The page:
My 1994 acrua Legend is overheating! =(

Tiny
DOMJANSSON
  • 1994 ACURA LEGEND
  • 55,000 MILES

I have a 1994 Acura Legend. Recently it has been overheating and is apparently low on fluid. I had an engine swap done at the dealership 50k miles ago ( they also replaced my radiator, heater core, water pump and associated lines). There are no apparent leaks and after I drive it for a while its down about a quart. There is no condensation coming out of the exhaust so I doubt its water jackets. I have done a combustion test to check and see if its the head gasket but the test confirmed that the head gaskets are fine. I revved it in my driveway increasing the heat to around 180 degrees and there is no dripping. I check underneath my car before I leave every morning / night and it's clean as well. Before I leave I make sure to fill it with mixed Anti-Freeze and after driving it for a day or two it routinely overheats and acts low on fluid. I'm baffled as to how its losing fluid and overheating as it is. Any all help would be greatly appreciated.

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Tuesday, September 25th, 2012 AT 5:21 AM

19 Replies

Tiny
DOMJANSSON
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Both fans are working perfectly as intended. Forgot to include that.

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Tuesday, September 25th, 2012 AT 5:27 AM
Tiny
KHLOW2008
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Somewhere there is a leak in the cooling system and a pressure test on the system should show you where it is coming from. A dye test would make it easier o detect.

Did you check the interior carpets for signs of coolant? A leak at the heater core would not leak outside.

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Tuesday, September 25th, 2012 AT 5:27 AM
Tiny
DOMJANSSON
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Interior carpets are fine and the heater core is sealed up tight. Didnt notice any leaks from it. I'll have to get a pressure test done. Another possibility is that the engine overheats when the thermostat fails to open completely and I've just been adding excess amounts of anti-freeze? I'm an armature mechanic at best lol. Completely baffled with this.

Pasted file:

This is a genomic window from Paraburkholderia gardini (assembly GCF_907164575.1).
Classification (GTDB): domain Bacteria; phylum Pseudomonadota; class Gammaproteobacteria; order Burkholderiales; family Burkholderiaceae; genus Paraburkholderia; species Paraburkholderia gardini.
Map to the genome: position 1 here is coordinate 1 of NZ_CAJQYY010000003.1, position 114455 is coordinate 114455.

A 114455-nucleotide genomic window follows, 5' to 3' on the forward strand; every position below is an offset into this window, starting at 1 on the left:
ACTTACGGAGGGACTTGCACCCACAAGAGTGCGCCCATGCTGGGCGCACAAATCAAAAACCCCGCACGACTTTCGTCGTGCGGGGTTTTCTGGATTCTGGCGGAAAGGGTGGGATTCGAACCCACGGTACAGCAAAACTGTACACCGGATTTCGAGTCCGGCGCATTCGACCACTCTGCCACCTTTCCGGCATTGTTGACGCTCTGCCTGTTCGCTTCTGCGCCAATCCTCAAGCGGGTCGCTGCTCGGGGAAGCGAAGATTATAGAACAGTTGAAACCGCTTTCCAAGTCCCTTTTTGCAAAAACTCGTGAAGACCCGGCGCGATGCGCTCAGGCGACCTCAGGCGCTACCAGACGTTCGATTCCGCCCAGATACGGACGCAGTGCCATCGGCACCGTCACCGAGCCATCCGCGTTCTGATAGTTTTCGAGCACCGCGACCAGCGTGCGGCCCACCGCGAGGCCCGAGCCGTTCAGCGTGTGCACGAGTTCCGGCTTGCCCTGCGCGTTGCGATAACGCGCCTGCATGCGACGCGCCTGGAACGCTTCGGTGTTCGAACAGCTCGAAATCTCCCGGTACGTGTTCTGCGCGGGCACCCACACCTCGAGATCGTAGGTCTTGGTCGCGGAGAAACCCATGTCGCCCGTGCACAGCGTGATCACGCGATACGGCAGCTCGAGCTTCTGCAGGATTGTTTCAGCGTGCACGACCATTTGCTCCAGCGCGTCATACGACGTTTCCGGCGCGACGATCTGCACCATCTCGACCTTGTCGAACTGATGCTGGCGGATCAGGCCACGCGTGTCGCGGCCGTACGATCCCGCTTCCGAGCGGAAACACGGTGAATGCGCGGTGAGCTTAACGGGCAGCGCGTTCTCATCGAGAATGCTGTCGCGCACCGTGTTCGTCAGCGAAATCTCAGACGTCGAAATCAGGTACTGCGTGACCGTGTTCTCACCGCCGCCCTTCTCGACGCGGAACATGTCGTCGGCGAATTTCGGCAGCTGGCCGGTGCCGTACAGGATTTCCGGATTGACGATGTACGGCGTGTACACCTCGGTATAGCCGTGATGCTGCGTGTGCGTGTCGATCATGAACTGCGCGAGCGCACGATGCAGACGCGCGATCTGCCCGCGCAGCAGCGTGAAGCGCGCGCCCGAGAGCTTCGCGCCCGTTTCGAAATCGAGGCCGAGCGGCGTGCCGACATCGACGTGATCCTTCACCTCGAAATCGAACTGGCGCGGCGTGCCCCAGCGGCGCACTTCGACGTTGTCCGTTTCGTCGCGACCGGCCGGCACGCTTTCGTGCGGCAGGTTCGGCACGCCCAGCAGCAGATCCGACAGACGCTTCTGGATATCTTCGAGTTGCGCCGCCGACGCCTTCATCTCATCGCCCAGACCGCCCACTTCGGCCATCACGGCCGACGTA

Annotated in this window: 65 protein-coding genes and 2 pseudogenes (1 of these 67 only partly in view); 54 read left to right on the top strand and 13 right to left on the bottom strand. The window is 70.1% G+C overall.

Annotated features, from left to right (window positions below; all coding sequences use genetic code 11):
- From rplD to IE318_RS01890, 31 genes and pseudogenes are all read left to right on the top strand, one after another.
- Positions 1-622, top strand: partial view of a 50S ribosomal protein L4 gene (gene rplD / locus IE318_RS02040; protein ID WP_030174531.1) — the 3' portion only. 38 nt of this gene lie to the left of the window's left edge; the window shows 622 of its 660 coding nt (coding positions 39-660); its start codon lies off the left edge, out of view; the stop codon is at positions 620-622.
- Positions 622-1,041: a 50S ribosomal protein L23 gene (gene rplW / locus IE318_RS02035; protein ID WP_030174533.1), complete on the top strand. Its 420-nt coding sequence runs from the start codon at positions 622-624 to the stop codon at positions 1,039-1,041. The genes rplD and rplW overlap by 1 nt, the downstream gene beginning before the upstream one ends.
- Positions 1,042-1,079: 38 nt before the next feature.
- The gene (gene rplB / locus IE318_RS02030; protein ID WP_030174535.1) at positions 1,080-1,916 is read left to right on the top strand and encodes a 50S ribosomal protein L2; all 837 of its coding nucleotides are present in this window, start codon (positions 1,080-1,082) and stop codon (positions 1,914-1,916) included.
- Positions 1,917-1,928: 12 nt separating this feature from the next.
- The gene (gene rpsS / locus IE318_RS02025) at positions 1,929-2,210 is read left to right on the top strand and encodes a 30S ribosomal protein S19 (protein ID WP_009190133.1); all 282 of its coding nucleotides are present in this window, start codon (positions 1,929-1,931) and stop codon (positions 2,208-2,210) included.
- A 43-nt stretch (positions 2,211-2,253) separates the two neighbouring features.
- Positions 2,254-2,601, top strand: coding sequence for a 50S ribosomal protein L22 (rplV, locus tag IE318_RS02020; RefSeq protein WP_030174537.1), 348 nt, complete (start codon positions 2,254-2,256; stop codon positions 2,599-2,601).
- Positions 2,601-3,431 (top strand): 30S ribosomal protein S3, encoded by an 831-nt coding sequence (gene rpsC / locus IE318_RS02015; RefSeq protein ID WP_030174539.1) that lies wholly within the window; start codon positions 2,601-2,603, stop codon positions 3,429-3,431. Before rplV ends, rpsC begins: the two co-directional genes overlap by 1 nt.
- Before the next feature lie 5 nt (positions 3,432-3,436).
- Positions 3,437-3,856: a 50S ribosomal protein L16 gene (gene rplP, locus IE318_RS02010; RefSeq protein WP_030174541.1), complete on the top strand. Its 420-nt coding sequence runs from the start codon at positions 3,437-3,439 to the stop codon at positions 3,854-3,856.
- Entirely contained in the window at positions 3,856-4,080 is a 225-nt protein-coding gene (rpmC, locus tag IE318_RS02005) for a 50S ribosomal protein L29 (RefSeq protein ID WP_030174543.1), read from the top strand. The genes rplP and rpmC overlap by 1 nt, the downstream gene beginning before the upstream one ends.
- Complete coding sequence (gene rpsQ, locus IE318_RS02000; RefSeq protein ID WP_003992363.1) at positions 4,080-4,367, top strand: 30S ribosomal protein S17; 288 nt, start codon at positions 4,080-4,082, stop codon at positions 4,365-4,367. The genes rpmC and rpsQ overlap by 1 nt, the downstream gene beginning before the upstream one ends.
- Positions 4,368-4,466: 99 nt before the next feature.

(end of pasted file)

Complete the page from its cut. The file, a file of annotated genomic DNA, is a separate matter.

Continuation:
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Tuesday, September 25th, 2012 AT 5:35 AM
Tiny
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Is the recovery tank overflowing or depleting?
You mentioned a combustion test, you mean a compression test or a chemical test to detect presence of carbon in cooling system?

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Tuesday, September 25th, 2012 AT 5:48 AM
Tiny
DOMJANSSON
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Chemical test to detect carbon / emissions. It came back clean. The recovery tank seems to stay the same but when the car overheats the radiator's basin is low on fluids. Or so I think, unless I've been over-filling it? Doubtful though. I appreciate the help! Thanks so much.

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Tuesday, September 25th, 2012 AT 5:51 AM
Tiny
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When overfilling occurs, the only thing you would notice is that the recovery tank would overflow but the radiator should not be affected. There should be no air in system, meaning when you remove the radiator cap, it should show full.

How long has this been going on and losing a quart after how much driving time?

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Tuesday, September 25th, 2012 AT 5:59 AM
Tiny
DOMJANSSON
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Minimal driving time. I drive to college. Maybe a 40mile round trip doing 55-60 top speeds. The radiator itself is losing coolant then. It has been doing this for maybe a week. The radiator fluid doesn't have oil and the oil doesn't have water / coolant. I checked both.

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Tuesday, September 25th, 2012 AT 6:03 AM
Tiny
DOMJANSSON